Saksin

Saksin

 

a major trading city at the mouth of the Volga River, mentioned by Arab geographers of the tenth through the 14th century. Its exact location is unknown. Some scholars believe that it is the same city as Itil’, mentioned earlier in ancient sources. Others believe that it was located on the site of Sarai-Batu or Sarai-Berke.

References in periodicals archive ?
YUh 2.5); for persons appearing in court: arthin ('plaintiff') and pratyarthin ('defendant'), saksin ('witness', no.
In other words, with my thesis I point to the existence of a transcendent gaze--one may call it the gaze of a disinterested subject, or that of the witnessing self (saksin)--through which one ascends by the erasure of one's culturally constructed self as one thereby enters the condition of the relational self that emerges in the binary of being-with-other.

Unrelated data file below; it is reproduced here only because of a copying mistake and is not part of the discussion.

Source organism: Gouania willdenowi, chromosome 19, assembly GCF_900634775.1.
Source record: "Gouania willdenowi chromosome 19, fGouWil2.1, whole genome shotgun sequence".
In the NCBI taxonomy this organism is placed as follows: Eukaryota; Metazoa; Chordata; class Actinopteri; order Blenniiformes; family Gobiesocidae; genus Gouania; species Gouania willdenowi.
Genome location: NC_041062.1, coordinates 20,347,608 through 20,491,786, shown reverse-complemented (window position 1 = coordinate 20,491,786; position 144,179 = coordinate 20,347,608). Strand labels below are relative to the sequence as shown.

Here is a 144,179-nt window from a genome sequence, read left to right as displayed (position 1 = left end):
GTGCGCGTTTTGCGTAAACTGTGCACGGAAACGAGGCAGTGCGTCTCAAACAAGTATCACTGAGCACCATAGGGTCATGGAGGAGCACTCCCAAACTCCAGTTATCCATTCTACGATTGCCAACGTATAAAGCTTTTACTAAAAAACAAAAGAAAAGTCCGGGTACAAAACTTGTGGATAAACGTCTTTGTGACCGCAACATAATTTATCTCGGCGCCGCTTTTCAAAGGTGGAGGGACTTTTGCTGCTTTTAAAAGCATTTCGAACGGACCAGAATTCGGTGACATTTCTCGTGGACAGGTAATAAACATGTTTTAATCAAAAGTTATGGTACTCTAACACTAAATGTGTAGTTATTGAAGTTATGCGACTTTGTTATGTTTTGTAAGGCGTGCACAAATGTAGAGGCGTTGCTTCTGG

dpang or dpang po is a common translation for saksin, "witness," and dang bcas pa - like can - is a good translation for the Sanskrit suffix -mat, "having," "possessing." Although Gunaprabha is here again of little use, having - as we will see - constructed his text differently, still saksimat, "having a witness," "witnessed," or "attested," is itself widely attested in dharmasastra in connection with documents.